It was once believed that birds were messengers whose flight and song could be interpreted to foretell the future, but over time, as the world became increasingly industrialized, we lost the connection we once shared with their world. Through her documentary, director Su Rynard hopes to call our attention, once again, to what the songbirds are telling us.
Rynard opens the film with stunning slow-motion footage of brilliantly hued songbirds in flight, creating an instant sense of awe and wonder for these creatures we may normally take for granted in our everyday life. What follows is a journey around the world to look at some of the scientific studies exploring the role of songbirds within our ecosystem.
Technological advances, like feather weight tracking devices and microchips that store vast amounts of data, have made it easier to observe and follow the breeding, nesting, feeding, and migratory habits of individual species and have called attention to an alarming decline in populations. Obvious culprits are identified, such as loss of habitat due to deforestation and the decline in insect populations caused by widespread use of insecticides, but some of the threats recounted here will come as a surprise to many.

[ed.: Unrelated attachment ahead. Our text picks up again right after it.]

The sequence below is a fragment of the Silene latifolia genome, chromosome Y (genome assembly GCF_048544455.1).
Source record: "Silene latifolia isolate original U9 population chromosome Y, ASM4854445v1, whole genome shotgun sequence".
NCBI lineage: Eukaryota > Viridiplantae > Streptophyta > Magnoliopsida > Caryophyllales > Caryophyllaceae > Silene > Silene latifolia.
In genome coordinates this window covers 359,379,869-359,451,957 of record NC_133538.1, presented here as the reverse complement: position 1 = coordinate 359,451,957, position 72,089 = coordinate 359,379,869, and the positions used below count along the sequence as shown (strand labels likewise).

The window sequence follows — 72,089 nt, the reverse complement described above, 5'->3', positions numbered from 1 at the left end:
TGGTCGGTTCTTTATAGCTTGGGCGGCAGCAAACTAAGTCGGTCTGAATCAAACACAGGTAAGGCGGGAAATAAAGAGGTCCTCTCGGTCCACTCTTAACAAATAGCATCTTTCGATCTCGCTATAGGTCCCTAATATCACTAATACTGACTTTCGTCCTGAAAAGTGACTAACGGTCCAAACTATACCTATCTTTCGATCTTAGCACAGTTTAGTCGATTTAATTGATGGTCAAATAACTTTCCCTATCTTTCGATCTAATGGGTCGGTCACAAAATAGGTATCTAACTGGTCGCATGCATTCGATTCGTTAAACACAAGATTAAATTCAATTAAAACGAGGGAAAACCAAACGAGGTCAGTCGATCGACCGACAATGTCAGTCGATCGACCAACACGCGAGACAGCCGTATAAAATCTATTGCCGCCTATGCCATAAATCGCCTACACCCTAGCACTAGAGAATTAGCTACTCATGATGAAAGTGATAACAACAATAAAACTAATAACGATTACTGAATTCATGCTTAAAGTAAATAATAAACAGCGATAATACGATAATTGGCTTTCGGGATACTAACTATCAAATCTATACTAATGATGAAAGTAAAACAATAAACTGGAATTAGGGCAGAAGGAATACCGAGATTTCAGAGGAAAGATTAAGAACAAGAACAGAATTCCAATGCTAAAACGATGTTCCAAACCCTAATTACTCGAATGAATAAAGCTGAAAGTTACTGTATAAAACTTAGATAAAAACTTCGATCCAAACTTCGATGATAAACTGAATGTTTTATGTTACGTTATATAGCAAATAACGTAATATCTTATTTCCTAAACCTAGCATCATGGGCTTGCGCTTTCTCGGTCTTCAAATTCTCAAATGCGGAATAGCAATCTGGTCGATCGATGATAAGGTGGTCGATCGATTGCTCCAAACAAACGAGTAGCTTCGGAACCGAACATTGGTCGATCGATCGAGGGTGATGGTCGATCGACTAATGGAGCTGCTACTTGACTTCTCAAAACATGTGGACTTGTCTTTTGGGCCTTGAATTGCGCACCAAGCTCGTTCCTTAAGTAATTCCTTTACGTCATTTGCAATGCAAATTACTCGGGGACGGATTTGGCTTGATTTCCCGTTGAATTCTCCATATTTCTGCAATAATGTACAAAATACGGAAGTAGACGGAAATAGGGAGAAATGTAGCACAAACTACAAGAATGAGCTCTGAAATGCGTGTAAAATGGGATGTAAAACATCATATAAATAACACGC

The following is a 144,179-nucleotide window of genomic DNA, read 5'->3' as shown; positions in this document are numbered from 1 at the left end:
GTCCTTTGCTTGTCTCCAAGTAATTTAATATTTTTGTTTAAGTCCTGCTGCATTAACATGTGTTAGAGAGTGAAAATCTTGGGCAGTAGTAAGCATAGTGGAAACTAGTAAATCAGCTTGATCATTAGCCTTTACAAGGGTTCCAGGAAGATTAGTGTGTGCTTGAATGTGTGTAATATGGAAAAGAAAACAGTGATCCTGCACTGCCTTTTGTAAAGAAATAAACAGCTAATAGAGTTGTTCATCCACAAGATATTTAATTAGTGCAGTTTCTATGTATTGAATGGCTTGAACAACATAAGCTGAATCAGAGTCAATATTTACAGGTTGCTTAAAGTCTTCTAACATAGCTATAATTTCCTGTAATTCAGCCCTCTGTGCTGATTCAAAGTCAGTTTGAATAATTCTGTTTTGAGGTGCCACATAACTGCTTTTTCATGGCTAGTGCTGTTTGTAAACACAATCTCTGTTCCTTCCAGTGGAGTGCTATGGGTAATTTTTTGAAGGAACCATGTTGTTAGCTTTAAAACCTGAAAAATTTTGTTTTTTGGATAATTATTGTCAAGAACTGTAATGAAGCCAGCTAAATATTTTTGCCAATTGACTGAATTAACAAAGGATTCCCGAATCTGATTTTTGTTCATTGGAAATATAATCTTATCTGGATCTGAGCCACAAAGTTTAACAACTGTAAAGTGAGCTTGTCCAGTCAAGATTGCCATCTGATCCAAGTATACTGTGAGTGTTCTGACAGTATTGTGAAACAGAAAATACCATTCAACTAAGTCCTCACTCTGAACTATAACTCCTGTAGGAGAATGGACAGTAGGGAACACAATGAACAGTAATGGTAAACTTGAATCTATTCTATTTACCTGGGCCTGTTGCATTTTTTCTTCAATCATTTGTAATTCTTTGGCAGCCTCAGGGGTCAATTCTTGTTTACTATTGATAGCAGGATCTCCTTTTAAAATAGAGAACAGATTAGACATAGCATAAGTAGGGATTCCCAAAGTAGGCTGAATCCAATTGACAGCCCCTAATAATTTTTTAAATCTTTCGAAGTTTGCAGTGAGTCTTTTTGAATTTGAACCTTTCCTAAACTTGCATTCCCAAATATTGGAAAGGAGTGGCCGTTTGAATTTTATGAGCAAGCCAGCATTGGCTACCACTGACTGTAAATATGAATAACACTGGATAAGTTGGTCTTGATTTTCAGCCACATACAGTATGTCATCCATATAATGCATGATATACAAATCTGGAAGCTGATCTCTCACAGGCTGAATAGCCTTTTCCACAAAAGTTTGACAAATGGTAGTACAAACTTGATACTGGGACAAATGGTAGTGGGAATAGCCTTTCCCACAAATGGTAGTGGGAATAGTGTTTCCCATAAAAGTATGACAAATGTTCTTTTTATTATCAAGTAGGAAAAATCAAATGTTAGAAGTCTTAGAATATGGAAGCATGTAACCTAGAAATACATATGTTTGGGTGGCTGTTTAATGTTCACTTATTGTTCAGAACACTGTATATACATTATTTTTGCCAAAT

Noise and light pollution disrupt birds’ ability to breed and migrate. Domestic cats kill in excess of 1.4 billion birds per year, and the mirrored windows in just one high-rise building can bring down up to 250 birds per day (multiply that by a city’s worth of windows). The effects of climate change on the songbird population are yet to be determined, but of primary concern is the interference with normal migratory patterns.
Interspersed with the science are reminders of the aesthetic and interdependent relationship between humans and birds. German composer/DJ Dominik Eulberg incorporates bird song into the primal beat of his techno dance music. In another segment, historic footage of Mao Zedong’s disastrous attempt to eradicate tree swallows that contributed to a three-year famine is a strong warning as to what could happen worldwide if songbird populations continue to decline.
Breathtaking cinematography provides a close-up look at a multitude of different songbird species, as well as panoramic views of their habitats from grasslands to boreal forest. The Messenger is a feast for the eyes, but it is also an urgent warning to take notice of what is happening in our own backyards. Many of the birds that graced our feeders 40 to 50 years ago are appearing in far fewer numbers, or have disappeared altogether. The actual percentage of decline is startling. There are solutions, but first there is the need for widespread awareness, and that is what this film is all about.